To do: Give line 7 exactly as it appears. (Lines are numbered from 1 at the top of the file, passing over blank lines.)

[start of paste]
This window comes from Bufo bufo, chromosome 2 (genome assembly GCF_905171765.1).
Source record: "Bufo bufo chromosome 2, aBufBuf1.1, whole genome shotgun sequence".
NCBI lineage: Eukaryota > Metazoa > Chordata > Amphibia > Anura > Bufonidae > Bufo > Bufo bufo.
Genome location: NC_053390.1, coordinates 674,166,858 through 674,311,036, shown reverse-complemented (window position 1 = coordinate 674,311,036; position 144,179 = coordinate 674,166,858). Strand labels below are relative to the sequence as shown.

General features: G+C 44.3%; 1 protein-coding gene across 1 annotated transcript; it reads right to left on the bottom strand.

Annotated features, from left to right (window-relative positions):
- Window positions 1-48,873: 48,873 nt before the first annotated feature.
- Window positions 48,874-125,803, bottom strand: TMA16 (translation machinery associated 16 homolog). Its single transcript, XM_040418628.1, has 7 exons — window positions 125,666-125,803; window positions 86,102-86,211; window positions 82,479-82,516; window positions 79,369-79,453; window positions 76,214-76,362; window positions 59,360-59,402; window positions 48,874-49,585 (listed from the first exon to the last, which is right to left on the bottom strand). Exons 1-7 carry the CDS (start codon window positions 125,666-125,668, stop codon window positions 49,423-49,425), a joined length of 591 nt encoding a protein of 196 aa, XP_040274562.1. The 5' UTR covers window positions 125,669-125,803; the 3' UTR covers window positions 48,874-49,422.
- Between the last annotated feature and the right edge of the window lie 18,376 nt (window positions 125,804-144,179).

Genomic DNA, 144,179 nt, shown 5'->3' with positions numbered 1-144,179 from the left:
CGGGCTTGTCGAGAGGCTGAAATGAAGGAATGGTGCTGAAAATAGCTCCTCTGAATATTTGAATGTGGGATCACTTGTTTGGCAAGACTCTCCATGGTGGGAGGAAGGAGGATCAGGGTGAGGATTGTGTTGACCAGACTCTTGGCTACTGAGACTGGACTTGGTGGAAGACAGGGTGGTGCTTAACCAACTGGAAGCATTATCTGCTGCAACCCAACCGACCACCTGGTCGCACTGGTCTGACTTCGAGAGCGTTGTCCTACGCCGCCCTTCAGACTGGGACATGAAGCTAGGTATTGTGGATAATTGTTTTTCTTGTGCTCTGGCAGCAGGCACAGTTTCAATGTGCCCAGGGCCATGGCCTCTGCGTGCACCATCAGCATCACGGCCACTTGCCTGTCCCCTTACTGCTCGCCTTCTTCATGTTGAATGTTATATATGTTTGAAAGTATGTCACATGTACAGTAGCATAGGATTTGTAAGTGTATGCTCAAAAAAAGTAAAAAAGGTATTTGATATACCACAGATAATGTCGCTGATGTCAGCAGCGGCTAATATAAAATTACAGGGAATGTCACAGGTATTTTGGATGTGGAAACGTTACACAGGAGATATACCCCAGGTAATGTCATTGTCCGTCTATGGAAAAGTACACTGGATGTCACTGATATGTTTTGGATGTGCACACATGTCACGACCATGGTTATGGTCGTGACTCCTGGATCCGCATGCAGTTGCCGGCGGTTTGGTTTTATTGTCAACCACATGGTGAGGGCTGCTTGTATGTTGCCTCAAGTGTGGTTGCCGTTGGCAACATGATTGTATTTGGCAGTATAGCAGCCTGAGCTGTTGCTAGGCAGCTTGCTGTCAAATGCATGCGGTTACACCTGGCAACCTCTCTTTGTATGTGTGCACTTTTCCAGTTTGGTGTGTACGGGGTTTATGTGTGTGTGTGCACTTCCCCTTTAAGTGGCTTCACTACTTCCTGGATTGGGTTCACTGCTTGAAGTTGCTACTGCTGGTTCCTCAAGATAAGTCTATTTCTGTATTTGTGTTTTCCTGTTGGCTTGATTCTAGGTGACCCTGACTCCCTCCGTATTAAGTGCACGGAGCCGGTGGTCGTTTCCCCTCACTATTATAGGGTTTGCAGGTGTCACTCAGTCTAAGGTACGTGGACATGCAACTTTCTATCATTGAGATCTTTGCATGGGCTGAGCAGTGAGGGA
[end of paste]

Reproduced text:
- Window positions 1-48,873: 48,873 nt before the first annotated feature.